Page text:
Maurice Bellemare [20] Johnson
(Eastern Townships)
1974 1976 Union Nationale
  Robert Libman D'Arcy-McGee
(Montreal West)
1989 1993 Equality Party
  Mario Dumont Rivière-du-Loup
(Bas-Saint-Laurent)
1994 2007 Action démocratique du Québec
  Mario Dumont [21] Rivière-du-Loup
(Bas-Saint-Laurent)
2008 2009 Action démocratique du Québec
  Amir Khadir Mercier
(Montreal East)
2008 2012 Québec solidaire
  Gérard Deltell[22] Chauveau
(Capitale-Nationale)
2012 2012 Coalition Avenir Québec
  Francoise David[23] Gouin 2012 Current Québec solidaire

See also[edit]

References[edit]

  1. ^ Standing Orders of the National Assembly
  2. ^ In 1935, the Conservatives formed a coalition with the Action libérale nationale (ALN). The ALN ran 60 candidates and won 26 seats. The Conservatives ran 30 candidates and won 16 seats. However, Conservative Maurice Duplessis rather than Paul Gouin served as leader of the coalition and therefore remained Leader of the Opposition.
  3. ^ Parti Québécois Leader René Lévesque lost his seat in Laurier. While he remained Party Leader, Camille Laurin rather than René led the party in the legislature.
  4. ^ Following the resignation of Camil Samson, Armand Bois served as Acting Leader.
  5. ^ Newly chosen Leader Yvon Dupuis' tried to win a seat to the legislature in the district of Saint-Jean. In the meantime Camil Samson remained as leader of the party's parliamentary wing. However, Dupuis was defeated.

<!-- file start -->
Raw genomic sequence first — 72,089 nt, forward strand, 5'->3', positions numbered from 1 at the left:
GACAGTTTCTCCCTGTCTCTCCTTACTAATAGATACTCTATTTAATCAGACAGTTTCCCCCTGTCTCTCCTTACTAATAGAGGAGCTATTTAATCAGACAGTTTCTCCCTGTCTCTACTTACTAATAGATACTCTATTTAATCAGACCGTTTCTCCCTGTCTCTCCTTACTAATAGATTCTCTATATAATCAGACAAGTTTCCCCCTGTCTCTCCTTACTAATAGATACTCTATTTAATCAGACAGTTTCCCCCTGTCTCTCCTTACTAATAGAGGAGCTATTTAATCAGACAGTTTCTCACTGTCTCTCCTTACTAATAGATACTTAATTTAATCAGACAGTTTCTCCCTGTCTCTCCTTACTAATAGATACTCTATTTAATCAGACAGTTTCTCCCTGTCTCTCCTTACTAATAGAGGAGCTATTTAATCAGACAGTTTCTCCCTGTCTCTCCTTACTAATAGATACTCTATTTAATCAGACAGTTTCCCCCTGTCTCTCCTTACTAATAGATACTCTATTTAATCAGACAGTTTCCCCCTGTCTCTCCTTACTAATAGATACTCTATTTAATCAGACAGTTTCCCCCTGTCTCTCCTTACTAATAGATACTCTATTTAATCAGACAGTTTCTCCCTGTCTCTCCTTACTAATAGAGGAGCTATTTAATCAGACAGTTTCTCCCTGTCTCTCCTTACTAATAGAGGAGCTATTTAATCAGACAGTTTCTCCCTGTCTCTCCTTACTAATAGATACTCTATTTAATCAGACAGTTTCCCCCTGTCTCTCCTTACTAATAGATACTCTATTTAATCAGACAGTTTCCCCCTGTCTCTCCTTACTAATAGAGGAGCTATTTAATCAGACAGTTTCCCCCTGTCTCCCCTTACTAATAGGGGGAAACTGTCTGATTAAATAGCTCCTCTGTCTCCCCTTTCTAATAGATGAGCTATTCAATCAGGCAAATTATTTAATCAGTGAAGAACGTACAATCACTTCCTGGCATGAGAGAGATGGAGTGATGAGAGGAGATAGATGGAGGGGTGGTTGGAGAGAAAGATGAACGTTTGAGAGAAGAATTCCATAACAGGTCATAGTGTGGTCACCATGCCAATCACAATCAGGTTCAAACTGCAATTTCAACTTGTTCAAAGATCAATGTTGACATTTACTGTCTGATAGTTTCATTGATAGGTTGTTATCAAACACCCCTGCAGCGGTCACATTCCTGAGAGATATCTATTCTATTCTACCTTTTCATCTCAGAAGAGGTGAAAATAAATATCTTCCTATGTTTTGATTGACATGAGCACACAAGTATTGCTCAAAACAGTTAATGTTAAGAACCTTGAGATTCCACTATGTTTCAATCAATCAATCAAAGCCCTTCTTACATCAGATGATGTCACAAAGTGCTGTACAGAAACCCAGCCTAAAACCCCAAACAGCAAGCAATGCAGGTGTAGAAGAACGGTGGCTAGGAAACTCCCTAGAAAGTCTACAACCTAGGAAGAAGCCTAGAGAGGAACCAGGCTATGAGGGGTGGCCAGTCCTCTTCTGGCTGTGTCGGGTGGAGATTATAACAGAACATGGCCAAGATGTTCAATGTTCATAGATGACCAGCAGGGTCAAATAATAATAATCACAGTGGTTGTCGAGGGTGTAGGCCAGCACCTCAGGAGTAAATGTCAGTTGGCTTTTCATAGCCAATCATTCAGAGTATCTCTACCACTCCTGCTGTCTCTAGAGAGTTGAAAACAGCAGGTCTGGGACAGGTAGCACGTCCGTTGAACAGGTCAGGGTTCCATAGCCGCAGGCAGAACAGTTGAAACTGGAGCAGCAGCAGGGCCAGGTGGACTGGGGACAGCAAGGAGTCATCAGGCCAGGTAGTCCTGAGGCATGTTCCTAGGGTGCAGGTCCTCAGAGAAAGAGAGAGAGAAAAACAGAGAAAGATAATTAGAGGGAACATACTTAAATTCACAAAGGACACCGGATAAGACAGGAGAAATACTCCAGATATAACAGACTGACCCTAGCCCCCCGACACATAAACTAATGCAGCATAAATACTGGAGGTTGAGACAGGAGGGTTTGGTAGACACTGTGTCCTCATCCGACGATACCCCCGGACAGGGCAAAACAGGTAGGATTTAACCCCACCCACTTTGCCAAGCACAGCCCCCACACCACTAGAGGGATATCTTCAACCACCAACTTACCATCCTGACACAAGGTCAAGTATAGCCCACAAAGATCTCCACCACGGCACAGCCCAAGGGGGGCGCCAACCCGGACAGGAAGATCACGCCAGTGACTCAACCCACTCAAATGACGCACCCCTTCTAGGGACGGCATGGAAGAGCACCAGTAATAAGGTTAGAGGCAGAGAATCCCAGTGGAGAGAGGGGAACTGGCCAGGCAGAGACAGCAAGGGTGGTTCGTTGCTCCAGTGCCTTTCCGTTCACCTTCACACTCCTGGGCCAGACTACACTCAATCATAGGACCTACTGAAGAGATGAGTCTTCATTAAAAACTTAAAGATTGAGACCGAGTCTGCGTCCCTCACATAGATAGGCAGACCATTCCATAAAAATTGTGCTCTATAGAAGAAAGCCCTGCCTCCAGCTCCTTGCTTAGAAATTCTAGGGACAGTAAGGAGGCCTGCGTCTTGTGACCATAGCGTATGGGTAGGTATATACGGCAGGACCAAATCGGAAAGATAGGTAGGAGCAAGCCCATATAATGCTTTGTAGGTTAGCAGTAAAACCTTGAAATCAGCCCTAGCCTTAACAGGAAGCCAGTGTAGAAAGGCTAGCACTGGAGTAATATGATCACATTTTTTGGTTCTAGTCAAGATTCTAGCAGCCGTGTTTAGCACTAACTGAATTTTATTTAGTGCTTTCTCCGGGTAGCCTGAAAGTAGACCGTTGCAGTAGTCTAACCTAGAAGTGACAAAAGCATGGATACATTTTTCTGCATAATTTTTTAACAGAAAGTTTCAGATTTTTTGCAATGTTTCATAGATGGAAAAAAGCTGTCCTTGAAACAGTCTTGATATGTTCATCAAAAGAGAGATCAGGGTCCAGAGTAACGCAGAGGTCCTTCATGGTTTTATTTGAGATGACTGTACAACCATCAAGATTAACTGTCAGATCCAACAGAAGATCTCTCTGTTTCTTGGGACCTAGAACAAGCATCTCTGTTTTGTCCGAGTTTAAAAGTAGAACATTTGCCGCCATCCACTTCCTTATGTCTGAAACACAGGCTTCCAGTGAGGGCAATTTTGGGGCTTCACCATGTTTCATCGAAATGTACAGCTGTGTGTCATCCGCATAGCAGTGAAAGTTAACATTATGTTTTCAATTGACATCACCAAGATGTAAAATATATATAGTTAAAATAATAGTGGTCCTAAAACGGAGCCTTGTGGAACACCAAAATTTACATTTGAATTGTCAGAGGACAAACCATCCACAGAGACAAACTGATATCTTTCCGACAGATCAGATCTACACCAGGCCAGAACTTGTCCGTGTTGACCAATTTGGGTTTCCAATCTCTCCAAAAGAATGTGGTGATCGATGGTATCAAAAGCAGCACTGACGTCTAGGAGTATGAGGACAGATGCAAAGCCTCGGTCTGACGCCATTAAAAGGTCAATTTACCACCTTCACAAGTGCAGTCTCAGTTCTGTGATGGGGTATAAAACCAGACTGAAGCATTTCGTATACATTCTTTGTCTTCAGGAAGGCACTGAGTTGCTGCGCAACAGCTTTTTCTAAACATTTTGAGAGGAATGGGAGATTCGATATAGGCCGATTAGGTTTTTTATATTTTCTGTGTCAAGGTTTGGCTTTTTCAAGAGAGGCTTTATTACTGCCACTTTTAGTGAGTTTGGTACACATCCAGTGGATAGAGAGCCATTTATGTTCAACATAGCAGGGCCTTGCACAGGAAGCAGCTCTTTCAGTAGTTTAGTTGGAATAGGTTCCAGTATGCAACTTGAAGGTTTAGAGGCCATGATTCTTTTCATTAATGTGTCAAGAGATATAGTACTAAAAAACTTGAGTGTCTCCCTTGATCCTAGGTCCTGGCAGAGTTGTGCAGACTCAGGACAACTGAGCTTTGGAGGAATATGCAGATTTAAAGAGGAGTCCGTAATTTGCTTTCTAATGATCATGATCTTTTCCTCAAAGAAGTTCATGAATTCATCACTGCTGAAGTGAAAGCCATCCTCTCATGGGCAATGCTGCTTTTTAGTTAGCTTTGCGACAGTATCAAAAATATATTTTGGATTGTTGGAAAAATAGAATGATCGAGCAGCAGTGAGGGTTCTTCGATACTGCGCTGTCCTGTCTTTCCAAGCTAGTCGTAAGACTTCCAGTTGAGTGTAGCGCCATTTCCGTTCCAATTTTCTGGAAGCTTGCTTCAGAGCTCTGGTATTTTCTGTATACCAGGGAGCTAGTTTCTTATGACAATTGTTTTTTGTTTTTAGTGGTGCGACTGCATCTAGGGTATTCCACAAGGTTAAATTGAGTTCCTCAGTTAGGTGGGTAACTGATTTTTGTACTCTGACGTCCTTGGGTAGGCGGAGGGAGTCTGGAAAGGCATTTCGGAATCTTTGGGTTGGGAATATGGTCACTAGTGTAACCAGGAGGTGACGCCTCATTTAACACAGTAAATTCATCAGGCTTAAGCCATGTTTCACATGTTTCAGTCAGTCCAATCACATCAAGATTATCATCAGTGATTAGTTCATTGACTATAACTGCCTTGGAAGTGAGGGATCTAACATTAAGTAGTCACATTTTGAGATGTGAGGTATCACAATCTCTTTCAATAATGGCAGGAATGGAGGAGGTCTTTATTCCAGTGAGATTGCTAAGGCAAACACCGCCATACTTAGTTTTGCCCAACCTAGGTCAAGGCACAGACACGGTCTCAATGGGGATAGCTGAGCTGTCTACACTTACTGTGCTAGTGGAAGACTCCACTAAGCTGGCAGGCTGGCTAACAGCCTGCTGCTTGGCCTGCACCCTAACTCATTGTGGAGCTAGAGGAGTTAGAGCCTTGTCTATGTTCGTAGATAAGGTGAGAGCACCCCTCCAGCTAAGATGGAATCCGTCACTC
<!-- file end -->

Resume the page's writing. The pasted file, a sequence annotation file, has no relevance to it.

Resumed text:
6. ^ From September to December 1973, the Ralliement créditiste du Québec was called Parti créditiste.
  7. ^ In 1976, Members of the National Assembly (MNA) agreed to grant the Union Nationale official party status, even though it had not quite met the guidelines.
  8. ^ In 1980, Rodrigue Biron resigned as Leader of the Union Nationale and joined the Parti Québécois. Michel Le Moignan served as Acting Leader until newly selected Leader Roch Lasalle tried to win a seat to the legislature in the district of Berthier. Lasalle was defeated.
  9. ^ Following the resignation of André Boisclair (May 8, 2007), François Gendron became Acting Leader. Pauline Marois became party Leader on June 26, 2007, but Gendron still led the party's parliamentary wing until Marois could win a seat to the legislature.